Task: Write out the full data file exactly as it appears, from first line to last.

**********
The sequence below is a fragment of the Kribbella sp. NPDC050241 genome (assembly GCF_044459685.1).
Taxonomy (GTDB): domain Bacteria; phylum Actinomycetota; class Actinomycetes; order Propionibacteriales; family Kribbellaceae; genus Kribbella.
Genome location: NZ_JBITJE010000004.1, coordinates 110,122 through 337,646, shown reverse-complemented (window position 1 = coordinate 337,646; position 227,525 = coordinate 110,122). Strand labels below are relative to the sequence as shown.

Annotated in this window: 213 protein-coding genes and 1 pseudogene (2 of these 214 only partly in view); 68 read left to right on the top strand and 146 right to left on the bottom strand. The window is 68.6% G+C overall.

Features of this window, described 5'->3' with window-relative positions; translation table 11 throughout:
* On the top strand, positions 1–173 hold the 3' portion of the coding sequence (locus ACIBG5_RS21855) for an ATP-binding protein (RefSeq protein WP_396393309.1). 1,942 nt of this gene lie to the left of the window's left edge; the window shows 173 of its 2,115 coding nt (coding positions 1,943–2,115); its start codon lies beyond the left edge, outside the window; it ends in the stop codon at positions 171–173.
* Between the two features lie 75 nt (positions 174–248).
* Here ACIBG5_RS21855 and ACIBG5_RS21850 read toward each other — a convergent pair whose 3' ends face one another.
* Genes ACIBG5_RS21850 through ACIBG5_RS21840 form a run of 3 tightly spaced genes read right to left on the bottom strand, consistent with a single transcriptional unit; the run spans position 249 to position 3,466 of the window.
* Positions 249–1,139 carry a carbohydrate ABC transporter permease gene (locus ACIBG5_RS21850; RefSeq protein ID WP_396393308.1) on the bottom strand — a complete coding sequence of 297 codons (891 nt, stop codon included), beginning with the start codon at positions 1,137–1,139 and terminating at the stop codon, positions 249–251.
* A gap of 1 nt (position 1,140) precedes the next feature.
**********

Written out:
The sequence below is a fragment of the Kribbella sp. NPDC050241 genome (assembly GCF_044459685.1).
Taxonomy (GTDB): domain Bacteria; phylum Actinomycetota; class Actinomycetes; order Propionibacteriales; family Kribbellaceae; genus Kribbella.
Genome location: NZ_JBITJE010000004.1, coordinates 110,122 through 337,646, shown reverse-complemented (window position 1 = coordinate 337,646; position 227,525 = coordinate 110,122). Strand labels below are relative to the sequence as shown.

Annotated in this window: 213 protein-coding genes and 1 pseudogene (2 of these 214 only partly in view); 68 read left to right on the top strand and 146 right to left on the bottom strand. The window is 68.6% G+C overall.

Features of this window, described 5'->3' with window-relative positions; translation table 11 throughout:
* On the top strand, positions 1–173 hold the 3' portion of the coding sequence (locus ACIBG5_RS21855) for an ATP-binding protein (RefSeq protein WP_396393309.1). 1,942 nt of this gene lie to the left of the window's left edge; the window shows 173 of its 2,115 coding nt (coding positions 1,943–2,115); its start codon lies beyond the left edge, outside the window; it ends in the stop codon at positions 171–173.
* Between the two features lie 75 nt (positions 174–248).
* Here ACIBG5_RS21855 and ACIBG5_RS21850 read toward each other — a convergent pair whose 3' ends face one another.
* Genes ACIBG5_RS21850 through ACIBG5_RS21840 form a run of 3 tightly spaced genes read right to left on the bottom strand, consistent with a single transcriptional unit; the run spans position 249 to position 3,466 of the window.
* Positions 249–1,139 carry a carbohydrate ABC transporter permease gene (locus ACIBG5_RS21850; RefSeq protein ID WP_396393308.1) on the bottom strand — a complete coding sequence of 297 codons (891 nt, stop codon included), beginning with the start codon at positions 1,137–1,139 and terminating at the stop codon, positions 249–251.
* A gap of 1 nt (position 1,140) precedes the next feature.